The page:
skip navigation

PUBLICATIONS

Register for Latest Research

Stay Informed
Register with NCJRS to receive NCJRS's biweekly e-newsletter JUSTINFO and additional periodic emails from NCJRS and the NCJRS federal sponsors that highlight the latest research published or sponsored by the Office of Justice Programs.

NCJRS Abstract

The document referenced below is part of the NCJRS Virtual Library collection. To conduct further searches of the collection, visit the Virtual Library. See the Obtain Documents page for direction on how to access resources online, via mail, through interlibrary loans, or in a local library.

 

NCJ Number: 227803 Find in a Library
Title: Decomposition and Insect Succession on Cadavers Inside a Vehicle Environment
Journal: Forensic Science, Medicine, and Pathology  Volume:4  Issue:1  Dated:2008  Pages:22-32
Author(s): Sasha C. Voss; Shari L. Forbes; Ian R. Dadour
Date Published: 2008
Page Count: 11
Publisher: http://www.springer.com/humana+press?SGWID=0-146902-0-0-0 
Type: Report (Study/Research)
Format: Article
Language: English
Country: United Kingdom
Annotation: This study documented differences in the rate of decomposition and insect succession between exposed carcasses on the soil surface and those enclosed within a vehicle following carbon monoxide (CO) poisoning in Western Australia.
Abstract: The study found that the pattern of insect succession and rate of decomposition were similar between surface carcasses within trials regardless of the mode of death. Progression through the physical stages of decomposition was 3-4 days faster in the enclosed vehicle due to a higher temperature compared to external ambient temperatures. Patterns of insect succession also differed between the vehicle and soil-surface specimens. Carcass habitation by representatives of the Calliphoridae was delayed within the vehicle by 16-18 hours following death. In contrast, habitation by Calliphoridae at surface carcasses occurred within 1 hour of death. Typical patterns of insect succession on the carcasses were also altered. Carcass habitation by representatives of the Coleoptera occurred during the bloat stage of decomposition at surface carcasses, but was delayed until the onset of wet decomposition (as defined by carcass deflation and breakage of the skin) within the vehicle environment. Understanding how variations in decomposition occur in various environments is essential to obtaining an accurate estimate of minimum postmortem interval. This study used nine 45-kg pigs as models for human decomposition. Six animals were killed by CO gas, half of which were placed within the driver's side of separate enclosed vehicles, and half were placed under scavenger-proof cages on the soil surface. An additional three animals were killed by captive headbolt and placed under scavenger proof cages on the soil surface. 3 tables, 4 figures, and 35 references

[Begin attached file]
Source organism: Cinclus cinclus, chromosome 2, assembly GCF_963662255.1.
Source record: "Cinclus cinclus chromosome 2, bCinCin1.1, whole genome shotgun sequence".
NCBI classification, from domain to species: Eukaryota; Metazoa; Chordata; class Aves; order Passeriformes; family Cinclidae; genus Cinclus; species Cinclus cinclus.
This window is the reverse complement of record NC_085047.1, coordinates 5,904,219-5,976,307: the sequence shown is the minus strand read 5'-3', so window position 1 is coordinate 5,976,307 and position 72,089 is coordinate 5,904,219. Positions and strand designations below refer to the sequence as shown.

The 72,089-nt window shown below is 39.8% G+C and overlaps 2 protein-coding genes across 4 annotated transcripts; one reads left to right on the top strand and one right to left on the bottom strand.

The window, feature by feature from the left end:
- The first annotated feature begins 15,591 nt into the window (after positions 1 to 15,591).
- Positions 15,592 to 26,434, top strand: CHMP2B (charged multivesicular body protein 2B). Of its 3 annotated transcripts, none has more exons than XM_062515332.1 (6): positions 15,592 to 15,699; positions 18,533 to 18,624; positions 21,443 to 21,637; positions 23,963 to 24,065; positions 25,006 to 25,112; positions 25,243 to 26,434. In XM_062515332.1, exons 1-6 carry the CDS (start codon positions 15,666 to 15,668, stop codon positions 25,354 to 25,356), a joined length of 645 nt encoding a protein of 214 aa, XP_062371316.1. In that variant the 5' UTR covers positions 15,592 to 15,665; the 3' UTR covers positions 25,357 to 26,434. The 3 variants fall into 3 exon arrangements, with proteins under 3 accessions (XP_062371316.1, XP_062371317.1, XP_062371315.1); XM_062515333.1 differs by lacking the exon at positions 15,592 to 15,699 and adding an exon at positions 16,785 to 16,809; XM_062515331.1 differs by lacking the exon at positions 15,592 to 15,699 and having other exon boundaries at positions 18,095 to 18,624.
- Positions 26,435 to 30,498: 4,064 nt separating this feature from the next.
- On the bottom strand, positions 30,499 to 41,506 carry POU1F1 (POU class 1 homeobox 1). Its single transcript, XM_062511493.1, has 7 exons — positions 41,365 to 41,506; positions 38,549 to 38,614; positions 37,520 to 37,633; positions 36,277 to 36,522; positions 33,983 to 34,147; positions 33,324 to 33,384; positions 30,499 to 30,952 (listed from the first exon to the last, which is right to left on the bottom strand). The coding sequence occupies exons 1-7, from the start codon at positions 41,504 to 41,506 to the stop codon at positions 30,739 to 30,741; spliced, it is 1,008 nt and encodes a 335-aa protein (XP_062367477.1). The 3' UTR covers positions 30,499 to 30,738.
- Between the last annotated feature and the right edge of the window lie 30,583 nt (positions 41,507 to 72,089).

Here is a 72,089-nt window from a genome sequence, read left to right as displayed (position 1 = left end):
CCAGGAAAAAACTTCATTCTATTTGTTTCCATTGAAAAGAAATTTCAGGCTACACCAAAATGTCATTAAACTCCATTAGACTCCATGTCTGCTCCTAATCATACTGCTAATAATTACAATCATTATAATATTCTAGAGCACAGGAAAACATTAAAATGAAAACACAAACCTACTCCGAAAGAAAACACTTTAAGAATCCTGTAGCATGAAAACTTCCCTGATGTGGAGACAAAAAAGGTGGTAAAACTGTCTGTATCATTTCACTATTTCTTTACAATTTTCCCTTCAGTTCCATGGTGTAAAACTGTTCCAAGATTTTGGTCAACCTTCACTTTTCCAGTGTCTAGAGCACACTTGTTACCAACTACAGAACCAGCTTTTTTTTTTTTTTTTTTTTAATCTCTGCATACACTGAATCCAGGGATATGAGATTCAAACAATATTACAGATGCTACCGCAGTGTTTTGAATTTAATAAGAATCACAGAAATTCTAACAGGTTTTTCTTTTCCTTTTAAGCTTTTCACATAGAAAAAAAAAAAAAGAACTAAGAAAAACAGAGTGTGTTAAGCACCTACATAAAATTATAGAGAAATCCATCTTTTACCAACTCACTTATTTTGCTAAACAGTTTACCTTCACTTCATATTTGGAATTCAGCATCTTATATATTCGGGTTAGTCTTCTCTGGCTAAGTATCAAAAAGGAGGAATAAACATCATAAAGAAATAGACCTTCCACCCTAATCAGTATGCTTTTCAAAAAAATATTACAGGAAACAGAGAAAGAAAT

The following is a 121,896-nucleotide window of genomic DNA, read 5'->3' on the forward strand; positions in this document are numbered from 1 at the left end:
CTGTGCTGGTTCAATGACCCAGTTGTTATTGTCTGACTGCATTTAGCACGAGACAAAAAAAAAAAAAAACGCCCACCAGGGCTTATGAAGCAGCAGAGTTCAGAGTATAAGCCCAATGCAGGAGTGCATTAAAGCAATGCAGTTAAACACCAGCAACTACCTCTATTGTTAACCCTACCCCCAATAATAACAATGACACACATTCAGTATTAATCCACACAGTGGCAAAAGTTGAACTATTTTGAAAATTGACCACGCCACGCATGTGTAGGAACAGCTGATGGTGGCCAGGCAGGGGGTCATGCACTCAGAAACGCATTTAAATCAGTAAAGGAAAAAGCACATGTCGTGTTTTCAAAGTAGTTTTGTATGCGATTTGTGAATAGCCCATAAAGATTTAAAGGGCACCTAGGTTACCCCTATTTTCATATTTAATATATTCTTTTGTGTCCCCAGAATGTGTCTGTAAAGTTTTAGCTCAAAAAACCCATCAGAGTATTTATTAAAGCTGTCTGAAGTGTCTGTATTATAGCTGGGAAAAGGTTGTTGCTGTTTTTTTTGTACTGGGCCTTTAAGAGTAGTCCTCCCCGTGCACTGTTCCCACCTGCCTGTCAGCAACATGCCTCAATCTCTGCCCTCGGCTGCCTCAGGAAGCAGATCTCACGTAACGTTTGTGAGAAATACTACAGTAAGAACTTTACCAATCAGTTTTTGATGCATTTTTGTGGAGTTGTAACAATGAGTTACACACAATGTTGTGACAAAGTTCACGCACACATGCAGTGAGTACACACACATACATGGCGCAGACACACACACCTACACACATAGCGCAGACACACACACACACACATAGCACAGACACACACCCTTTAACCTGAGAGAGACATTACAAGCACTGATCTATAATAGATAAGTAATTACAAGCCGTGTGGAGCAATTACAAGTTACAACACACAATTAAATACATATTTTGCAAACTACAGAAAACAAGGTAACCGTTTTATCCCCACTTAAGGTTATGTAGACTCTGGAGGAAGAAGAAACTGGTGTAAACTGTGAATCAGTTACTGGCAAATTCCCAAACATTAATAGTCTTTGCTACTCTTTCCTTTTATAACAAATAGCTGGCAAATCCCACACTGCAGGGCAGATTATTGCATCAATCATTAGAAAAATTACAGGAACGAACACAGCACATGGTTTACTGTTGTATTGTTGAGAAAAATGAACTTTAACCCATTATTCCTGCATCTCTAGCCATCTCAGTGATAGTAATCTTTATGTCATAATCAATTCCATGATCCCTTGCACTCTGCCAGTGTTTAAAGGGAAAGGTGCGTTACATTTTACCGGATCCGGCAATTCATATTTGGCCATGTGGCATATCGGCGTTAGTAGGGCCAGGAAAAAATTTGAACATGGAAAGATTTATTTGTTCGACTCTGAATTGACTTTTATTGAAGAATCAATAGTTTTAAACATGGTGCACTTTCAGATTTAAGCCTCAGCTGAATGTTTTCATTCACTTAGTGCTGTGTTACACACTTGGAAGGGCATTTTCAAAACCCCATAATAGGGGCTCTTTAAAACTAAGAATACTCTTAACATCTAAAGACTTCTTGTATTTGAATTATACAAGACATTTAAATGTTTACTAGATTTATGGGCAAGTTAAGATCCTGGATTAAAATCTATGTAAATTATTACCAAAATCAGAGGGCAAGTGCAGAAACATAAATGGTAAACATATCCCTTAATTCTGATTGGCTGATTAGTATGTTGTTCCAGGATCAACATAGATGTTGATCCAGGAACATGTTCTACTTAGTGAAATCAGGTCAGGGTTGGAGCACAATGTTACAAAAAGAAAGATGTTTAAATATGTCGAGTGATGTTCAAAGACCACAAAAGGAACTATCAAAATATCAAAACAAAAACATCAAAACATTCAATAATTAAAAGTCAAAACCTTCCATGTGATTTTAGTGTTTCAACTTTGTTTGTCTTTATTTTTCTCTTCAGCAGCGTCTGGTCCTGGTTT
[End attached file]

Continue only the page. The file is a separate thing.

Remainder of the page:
Main Term(s): Criminology
Index Term(s): Australia; Death investigations; Environmental influences; Foreign criminal justice research; Forensic sciences; Investigative techniques; Time of death determination
To cite this abstract, use the following link:
http://www.ncjrs.gov/App/publications/abstract.aspx?ID=249810

*A link to the full-text document is provided whenever possible. For documents not available online, a link to the publisher's website is provided. Tell us how you use the NCJRS Library and Abstracts Database - send us your feedback.